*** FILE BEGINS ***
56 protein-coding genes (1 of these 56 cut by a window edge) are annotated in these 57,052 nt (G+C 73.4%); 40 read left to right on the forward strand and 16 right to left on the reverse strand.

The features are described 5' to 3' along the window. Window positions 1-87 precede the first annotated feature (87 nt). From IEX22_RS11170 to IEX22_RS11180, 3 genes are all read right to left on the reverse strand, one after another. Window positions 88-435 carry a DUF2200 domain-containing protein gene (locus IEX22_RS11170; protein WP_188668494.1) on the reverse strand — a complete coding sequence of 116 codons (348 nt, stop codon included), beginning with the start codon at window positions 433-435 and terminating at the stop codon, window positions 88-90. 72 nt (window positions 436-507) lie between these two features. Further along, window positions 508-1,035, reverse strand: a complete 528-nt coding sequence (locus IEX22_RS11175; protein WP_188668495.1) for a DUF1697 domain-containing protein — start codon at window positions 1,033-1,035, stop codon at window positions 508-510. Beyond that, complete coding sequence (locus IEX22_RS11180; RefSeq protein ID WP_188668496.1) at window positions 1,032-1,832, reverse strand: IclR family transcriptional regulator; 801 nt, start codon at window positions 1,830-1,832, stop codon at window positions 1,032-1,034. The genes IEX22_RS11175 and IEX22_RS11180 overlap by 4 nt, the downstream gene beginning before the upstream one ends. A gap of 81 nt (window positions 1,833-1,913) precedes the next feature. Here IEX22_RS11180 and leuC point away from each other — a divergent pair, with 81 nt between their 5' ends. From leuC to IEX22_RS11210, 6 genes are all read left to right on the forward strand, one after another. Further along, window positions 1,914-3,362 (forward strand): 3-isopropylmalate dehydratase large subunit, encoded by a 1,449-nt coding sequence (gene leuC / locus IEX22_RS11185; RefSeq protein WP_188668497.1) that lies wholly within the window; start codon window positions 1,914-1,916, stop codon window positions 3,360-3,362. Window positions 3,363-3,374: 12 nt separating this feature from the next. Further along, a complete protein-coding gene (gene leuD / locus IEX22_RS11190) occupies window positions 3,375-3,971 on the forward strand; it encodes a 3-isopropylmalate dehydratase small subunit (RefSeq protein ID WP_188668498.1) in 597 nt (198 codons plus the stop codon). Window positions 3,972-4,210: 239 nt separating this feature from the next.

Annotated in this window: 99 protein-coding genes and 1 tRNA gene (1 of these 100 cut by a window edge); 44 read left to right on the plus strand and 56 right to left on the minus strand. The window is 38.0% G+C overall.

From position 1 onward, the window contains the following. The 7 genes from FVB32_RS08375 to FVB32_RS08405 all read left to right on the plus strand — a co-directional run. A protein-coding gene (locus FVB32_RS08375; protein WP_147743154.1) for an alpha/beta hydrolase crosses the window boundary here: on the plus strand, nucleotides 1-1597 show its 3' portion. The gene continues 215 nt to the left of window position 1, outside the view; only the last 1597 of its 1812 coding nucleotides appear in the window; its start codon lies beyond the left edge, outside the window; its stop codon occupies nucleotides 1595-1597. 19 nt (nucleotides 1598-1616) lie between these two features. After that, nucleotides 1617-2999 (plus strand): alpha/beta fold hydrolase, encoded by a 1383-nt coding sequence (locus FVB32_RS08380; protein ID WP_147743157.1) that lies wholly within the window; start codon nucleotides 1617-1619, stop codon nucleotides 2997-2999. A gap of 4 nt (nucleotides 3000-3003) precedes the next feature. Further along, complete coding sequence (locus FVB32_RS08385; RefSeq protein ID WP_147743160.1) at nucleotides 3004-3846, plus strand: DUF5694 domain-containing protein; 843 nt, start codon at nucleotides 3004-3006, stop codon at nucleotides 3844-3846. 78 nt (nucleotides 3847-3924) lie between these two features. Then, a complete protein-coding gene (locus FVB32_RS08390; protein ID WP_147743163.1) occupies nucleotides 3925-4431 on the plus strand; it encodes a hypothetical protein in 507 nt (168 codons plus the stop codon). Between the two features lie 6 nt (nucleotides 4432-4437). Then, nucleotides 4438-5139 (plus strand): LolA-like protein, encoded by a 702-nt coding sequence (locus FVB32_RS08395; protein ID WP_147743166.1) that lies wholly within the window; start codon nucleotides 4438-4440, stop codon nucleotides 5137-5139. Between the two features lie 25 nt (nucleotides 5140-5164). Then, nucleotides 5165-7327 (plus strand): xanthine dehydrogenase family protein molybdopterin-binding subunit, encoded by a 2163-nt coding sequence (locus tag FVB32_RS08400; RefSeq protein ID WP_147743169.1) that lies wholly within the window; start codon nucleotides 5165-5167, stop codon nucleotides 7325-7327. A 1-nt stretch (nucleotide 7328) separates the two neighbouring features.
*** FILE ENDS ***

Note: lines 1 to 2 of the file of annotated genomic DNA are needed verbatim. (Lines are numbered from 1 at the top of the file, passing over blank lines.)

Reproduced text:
56 protein-coding genes (1 of these 56 cut by a window edge) are annotated in these 57,052 nt (G+C 73.4%); 40 read left to right on the forward strand and 16 right to left on the reverse strand.

The features are described 5' to 3' along the window. Window positions 1-87 precede the first annotated feature (87 nt). From IEX22_RS11170 to IEX22_RS11180, 3 genes are all read right to left on the reverse strand, one after another. Window positions 88-435 carry a DUF2200 domain-containing protein gene (locus IEX22_RS11170; protein WP_188668494.1) on the reverse strand — a complete coding sequence of 116 codons (348 nt, stop codon included), beginning with the start codon at window positions 433-435 and terminating at the stop codon, window positions 88-90. 72 nt (window positions 436-507) lie between these two features. Further along, window positions 508-1,035, reverse strand: a complete 528-nt coding sequence (locus IEX22_RS11175; protein WP_188668495.1) for a DUF1697 domain-containing protein — start codon at window positions 1,033-1,035, stop codon at window positions 508-510. Beyond that, complete coding sequence (locus IEX22_RS11180; RefSeq protein ID WP_188668496.1) at window positions 1,032-1,832, reverse strand: IclR family transcriptional regulator; 801 nt, start codon at window positions 1,830-1,832, stop codon at window positions 1,032-1,034. The genes IEX22_RS11175 and IEX22_RS11180 overlap by 4 nt, the downstream gene beginning before the upstream one ends. A gap of 81 nt (window positions 1,833-1,913) precedes the next feature. Here IEX22_RS11180 and leuC point away from each other — a divergent pair, with 81 nt between their 5' ends. From leuC to IEX22_RS11210, 6 genes are all read left to right on the forward strand, one after another. Further along, window positions 1,914-3,362 (forward strand): 3-isopropylmalate dehydratase large subunit, encoded by a 1,449-nt coding sequence (gene leuC / locus IEX22_RS11185; RefSeq protein WP_188668497.1) that lies wholly within the window; start codon window positions 1,914-1,916, stop codon window positions 3,360-3,362. Window positions 3,363-3,374: 12 nt separating this feature from the next. Further along, a complete protein-coding gene (gene leuD / locus IEX22_RS11190) occupies window positions 3,375-3,971 on the forward strand; it encodes a 3-isopropylmalate dehydratase small subunit (RefSeq protein ID WP_188668498.1) in 597 nt (198 codons plus the stop codon). Window positions 3,972-4,210: 239 nt separating this feature from the next.